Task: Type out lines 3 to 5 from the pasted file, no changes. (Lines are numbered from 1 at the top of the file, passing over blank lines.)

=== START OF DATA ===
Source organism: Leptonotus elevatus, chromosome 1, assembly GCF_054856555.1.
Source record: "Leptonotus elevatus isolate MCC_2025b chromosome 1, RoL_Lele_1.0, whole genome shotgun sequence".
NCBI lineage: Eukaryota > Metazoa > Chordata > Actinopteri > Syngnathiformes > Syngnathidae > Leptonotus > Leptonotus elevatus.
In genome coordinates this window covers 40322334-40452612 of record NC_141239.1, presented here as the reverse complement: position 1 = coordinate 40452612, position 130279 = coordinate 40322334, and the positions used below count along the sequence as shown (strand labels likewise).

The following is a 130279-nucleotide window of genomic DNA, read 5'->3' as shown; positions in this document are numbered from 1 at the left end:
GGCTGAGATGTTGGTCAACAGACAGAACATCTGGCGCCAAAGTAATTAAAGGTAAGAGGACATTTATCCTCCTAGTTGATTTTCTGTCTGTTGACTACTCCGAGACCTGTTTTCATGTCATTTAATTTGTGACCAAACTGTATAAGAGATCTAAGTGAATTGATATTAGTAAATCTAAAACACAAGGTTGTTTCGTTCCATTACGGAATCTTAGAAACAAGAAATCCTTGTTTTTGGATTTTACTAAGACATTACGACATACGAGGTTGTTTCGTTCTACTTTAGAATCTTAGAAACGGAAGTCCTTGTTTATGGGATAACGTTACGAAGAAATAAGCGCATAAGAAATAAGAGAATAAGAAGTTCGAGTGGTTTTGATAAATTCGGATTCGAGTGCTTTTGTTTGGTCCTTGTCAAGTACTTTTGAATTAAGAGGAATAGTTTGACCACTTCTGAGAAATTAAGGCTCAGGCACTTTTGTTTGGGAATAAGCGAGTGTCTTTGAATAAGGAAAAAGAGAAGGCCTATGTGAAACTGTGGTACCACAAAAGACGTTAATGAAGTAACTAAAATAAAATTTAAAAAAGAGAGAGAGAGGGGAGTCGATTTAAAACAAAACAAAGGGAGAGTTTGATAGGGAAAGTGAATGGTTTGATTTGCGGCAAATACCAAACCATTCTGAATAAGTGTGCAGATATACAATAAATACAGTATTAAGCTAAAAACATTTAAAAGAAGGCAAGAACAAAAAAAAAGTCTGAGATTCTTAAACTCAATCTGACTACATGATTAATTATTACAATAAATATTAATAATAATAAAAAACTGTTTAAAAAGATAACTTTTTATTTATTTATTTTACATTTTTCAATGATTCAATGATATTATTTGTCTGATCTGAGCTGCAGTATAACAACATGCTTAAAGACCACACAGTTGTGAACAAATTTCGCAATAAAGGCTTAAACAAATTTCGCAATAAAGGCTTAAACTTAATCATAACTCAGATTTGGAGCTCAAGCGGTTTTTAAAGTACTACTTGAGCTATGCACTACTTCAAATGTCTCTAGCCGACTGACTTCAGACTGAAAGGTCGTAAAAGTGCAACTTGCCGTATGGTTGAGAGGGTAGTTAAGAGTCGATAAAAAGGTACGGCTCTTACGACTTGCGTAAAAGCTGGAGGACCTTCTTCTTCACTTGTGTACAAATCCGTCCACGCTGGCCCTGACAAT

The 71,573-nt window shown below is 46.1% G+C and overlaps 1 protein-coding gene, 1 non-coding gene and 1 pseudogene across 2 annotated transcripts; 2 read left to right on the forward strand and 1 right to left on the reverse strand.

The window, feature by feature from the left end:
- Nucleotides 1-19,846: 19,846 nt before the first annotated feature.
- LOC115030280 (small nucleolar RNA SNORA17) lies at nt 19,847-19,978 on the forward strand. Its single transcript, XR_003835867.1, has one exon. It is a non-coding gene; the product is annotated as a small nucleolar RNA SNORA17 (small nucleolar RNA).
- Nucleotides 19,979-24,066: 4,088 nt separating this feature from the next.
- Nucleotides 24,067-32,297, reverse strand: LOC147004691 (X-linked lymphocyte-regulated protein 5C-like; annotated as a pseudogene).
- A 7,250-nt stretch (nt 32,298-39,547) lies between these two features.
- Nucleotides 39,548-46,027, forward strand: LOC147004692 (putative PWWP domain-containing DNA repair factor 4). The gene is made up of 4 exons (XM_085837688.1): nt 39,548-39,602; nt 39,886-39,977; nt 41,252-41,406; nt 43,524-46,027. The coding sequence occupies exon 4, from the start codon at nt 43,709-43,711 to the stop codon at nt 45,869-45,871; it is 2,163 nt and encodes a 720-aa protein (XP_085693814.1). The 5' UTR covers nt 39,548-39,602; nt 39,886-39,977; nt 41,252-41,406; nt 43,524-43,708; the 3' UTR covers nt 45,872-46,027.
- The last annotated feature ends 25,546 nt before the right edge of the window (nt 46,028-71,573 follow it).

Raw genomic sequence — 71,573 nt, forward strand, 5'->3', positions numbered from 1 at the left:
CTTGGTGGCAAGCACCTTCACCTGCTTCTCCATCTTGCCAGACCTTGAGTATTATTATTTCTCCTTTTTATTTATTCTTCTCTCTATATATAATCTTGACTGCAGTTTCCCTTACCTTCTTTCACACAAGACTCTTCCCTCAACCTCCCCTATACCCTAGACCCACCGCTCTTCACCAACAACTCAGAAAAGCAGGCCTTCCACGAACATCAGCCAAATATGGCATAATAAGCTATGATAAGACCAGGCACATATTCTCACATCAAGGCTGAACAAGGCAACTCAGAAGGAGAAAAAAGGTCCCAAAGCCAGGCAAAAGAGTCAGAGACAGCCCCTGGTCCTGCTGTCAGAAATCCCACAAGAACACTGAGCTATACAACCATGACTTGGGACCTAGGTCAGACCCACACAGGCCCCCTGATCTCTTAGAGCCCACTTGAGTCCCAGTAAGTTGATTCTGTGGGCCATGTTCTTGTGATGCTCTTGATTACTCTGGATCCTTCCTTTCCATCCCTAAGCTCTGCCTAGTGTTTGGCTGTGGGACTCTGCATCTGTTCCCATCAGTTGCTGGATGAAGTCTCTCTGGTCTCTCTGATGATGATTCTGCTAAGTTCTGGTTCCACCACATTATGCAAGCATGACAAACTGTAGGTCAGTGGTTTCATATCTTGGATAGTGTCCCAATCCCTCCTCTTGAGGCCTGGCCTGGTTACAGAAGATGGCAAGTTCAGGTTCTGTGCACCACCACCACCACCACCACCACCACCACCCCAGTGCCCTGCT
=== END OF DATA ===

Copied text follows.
NCBI lineage: Eukaryota > Metazoa > Chordata > Actinopteri > Syngnathiformes > Syngnathidae > Leptonotus > Leptonotus elevatus.
In genome coordinates this window covers 40322334-40452612 of record NC_141239.1, presented here as the reverse complement: position 1 = coordinate 40452612, position 130279 = coordinate 40322334, and the positions used below count along the sequence as shown (strand labels likewise).

The following is a 130279-nucleotide window of genomic DNA, read 5'->3' as shown; positions in this document are numbered from 1 at the left end: